Hamas released a statement on Saturday condemning Egypt’s closure of tunnels with Gaza, saying this renews Israel’s blockade on the strip, reported AFP.
Khalil El-Haya, a senior Hamas official, said at a conference in Gaza that the tunnels were the only means available to Palestinians to face Israel's “brutal blockade,” reported the agency.
“It is a renewal of the blockade...but Egypt does not want that to happen,” Haya said, urging Egyptian authorities to open the Rafah border crossing to end the blockade.
Hamas shutting down tunnels
Last Wednesday, Hamas have closed hundreds of tunnels running under the territory's border with Egypt due to health concerns over some smuggled items.
“Less than 270 tunnels are operating now, down from around 1,200 tunnels in 2010,” the official told AFP on condition of anonymity.
“Many of them were closed down because they were used to smuggle banned materials that harm citizens.”
The Hamas government forbids the importation of drugs and any other items it considers potentially harmful into the Palestinian enclave which is under an Israeli blockade.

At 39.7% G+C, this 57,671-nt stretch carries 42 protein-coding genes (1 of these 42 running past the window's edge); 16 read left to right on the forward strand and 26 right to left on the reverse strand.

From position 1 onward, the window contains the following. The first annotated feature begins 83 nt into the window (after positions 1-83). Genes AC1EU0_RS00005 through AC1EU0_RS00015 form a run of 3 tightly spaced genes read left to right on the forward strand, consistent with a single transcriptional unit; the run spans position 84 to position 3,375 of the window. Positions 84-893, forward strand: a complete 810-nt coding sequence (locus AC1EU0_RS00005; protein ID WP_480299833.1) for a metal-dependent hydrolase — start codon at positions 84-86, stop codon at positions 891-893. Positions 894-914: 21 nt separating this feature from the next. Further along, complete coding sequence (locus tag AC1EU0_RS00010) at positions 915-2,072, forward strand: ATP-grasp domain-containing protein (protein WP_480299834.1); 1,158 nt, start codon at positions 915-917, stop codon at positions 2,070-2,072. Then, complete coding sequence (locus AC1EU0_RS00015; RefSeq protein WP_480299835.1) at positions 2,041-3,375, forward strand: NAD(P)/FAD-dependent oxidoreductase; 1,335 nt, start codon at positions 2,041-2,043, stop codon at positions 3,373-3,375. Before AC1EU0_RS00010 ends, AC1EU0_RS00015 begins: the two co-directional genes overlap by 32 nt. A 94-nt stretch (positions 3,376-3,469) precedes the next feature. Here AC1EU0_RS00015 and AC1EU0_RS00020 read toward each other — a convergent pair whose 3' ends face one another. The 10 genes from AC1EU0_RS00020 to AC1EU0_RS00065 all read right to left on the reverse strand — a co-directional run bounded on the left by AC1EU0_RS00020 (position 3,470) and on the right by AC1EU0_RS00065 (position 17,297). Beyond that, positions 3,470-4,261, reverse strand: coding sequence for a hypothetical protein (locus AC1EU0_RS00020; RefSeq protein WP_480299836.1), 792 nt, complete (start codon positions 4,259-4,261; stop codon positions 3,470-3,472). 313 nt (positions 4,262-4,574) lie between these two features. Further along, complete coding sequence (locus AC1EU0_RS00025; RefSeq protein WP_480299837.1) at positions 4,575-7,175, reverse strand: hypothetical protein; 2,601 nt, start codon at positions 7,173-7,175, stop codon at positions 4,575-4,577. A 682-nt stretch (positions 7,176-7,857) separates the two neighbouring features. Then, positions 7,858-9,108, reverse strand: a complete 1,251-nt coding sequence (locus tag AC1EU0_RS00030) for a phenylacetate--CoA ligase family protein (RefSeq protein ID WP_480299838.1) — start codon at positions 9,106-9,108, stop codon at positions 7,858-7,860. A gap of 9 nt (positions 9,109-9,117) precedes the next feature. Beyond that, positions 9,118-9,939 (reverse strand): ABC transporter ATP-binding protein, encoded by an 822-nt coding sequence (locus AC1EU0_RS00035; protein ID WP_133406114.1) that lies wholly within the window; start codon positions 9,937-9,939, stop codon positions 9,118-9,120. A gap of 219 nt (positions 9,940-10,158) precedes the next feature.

Another Gaza source said Hamas had closed about 900 tunnels, and a tunnel operator said others were being flooded from the Egyptian side.
“The Egyptian security forces pump water into the tunnels which leads to their collapse and closure,” said Abu Samir, owner of a tunnel near the Gaza border town of Rafah.
“There is no work in Gaza,” he told AFP.
“What can we do to live? The tunnels are the most important source of livelihood in Gaza now... no matter how many times they demolish them we will rebuild.”
Abu al-Assad, another tunnel owner, said: “The Egyptians closed down the tunnels twice after the (outbreak of their) revolution but I rebuilt after months because to us it is a matter of life and death.”
Hamas, he added, had allowed tunnels to multiply and issued permits for their use to bring in essential commodities, after the Islamist movement seized control of the coastal strip in 2007.
The tunnels have been a vital lifeline for the flow of food, clothes, building materials and fuel into the impoverished territory, which Israel has blockaded since 2006.
After Egypt’s 2011 revolution, Hamas hoped that President Mohamed Mursi’s election victory would strengthen its position and ease the blockade on Gaza.